Although 2011 has just begun, design enthusiasts already have their engines running full throttle. While Milan's Salone Internazionale del Mobile, the world's largest showcase for contemporary furniture design, isn't held until April, plenty of other shows get out of the gates early. One of the most influential: Paris's Maison & Objet fair, which closed on Jan. 25. Attracting tastemakers from around the globe for a peek at the latest developments in interior design, the fair, which sprawled over eight warehouse-sized halls, offered plenty of hints about where design is going in the year ahead. Here are a few of the top trends and products that should be trickling into showrooms and design shops in the coming months.
The plush life
Have you ever been enticed by the shape of a chair - only to find that sitting in it is an excruciating experience? A number of designers are working to ensure that never happens again. One of the hit pieces in Paris was the Ploum sofa by France's Bouroullec brothers for Ligne Roset. Shaped like a puffy banana, it uses surprisingly cushy foam (think of a high-jump crash mat) and high-tech, spandex-like upholstery to offer the ultimate in squishy plushness.
Aiming for a similar objective but taking a totally different approach, London's Donna Wilson looked to the past for inspiration and came up with the Munro sofa for SCP. The deeply stuffed couch does away with foam and returns to springs, natural fibres, animal hair and wool for old-fashioned comfort. The sofa's upholstery pattern, however, is trademark Wilson, sporting a bright, geometric design.
And for cushion underfoot, there was also the new Dot carpet by Scholten & Baijings for Denmark's Hay. Made from hundreds of individual balls of thick felted wool, the rug is incredibly fun to trample.
In and out
Furniture companies are deciding that they no longer need separately designed collections for indoor and outdoor use. The British company Innermost, for instance, introduced Singapore-based designer Jarrod Lim's Koi chair, which has a frame made from loops of powder-coated steel in a pattern reminiscent of fish scales and a recycled teak seat - materials that make it equally at home in the living room or on the patio.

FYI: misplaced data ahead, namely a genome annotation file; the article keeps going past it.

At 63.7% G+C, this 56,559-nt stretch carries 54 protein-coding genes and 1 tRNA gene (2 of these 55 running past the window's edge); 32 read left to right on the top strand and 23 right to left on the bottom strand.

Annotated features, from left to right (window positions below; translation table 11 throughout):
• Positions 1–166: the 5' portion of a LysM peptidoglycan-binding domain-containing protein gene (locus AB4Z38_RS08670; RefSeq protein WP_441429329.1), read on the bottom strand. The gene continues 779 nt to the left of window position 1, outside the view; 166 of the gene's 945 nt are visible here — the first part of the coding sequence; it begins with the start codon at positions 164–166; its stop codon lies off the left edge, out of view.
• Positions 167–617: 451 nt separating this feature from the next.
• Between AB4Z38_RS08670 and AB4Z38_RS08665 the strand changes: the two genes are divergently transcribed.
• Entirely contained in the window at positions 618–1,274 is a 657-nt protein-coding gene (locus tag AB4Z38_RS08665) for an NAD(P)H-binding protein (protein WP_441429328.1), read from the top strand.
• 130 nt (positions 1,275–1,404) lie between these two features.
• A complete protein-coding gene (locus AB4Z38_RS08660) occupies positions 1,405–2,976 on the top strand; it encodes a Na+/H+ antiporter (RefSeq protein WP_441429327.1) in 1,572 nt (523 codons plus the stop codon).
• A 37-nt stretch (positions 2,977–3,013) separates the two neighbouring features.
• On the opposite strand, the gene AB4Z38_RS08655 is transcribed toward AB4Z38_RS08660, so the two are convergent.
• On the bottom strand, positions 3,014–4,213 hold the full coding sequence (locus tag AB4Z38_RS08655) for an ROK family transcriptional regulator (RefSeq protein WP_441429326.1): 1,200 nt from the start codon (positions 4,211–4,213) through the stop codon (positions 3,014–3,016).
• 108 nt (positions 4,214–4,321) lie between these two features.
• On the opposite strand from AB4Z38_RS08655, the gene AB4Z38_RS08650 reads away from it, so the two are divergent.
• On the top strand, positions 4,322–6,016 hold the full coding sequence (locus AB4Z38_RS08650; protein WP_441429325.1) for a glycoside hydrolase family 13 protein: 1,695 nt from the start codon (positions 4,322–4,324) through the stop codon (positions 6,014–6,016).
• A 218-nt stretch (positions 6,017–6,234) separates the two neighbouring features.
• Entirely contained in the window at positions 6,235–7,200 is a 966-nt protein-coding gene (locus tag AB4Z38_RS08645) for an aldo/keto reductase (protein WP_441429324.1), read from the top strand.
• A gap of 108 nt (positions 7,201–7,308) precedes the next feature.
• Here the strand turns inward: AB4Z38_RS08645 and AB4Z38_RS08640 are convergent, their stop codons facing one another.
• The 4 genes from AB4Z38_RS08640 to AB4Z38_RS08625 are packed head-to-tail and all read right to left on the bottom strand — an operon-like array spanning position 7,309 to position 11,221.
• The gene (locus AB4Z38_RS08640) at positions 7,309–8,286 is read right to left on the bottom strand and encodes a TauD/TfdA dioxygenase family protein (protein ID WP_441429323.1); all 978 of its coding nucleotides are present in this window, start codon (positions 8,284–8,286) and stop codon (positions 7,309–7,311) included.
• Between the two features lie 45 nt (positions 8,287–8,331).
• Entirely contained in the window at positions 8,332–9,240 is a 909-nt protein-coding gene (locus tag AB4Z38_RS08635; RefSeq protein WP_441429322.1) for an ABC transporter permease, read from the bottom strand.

Ligne Roset also launched a line of chairs and loveseats, named Passio, with tubular metal frames and upholstered seats by up-and-coming French designer Philippe Nigro. Although they look like they're meant for indoors, the fabric cushions are engineered to stand up to the outdoor elements.
And the Italian company Gervasoni presented a collection, by Paola Navone, tellingly named Inout. Comprising woven-PVC lounge chairs and sofas as well as handsome dining tables with ceramic tops, the pieces are robust enough for a rainstorm but elegant enough for the dining room.
To go with all the new indoor/outdoor furniture, a number of companies showed new types of garden containers - perfect for the growing legions of urban farmers. Attracting the most attention were designs from a couple of young French firms. One, Az & Mut, presented space-saving two-legged pots that straddle outdoor railings as well as textile-based containers that hang from railings or wall pegs like handbags.
For those with a little more room, Bacsac offered flexible bag-like containers made from geotextiles in a range of configurations. The largest was a portable, sandbox-sized option with individual pockets that would be perfect for keeping your lettuce separate from your tomatoes.
Architecture isn't just for full-scale buildings anymore. A handful of companies were using skyscraper forms in miniature to create compelling new objects for the home. Most eye-catching of all was the new Metropolis collection created by Lladro's in-house designers under the creative direction of Jaime Hayon. Resembling ornate towers, the line includes lamps, mirrors, vases and boxes that can be arranged to create your own personal city.
The Italian company Skitsch also presented a modular bookcase, by New York designer Harry Allen, named Home, which encourages its owner to don a pair of Corbusian spectacles and play the role of architect.
Special to The Globe and Mail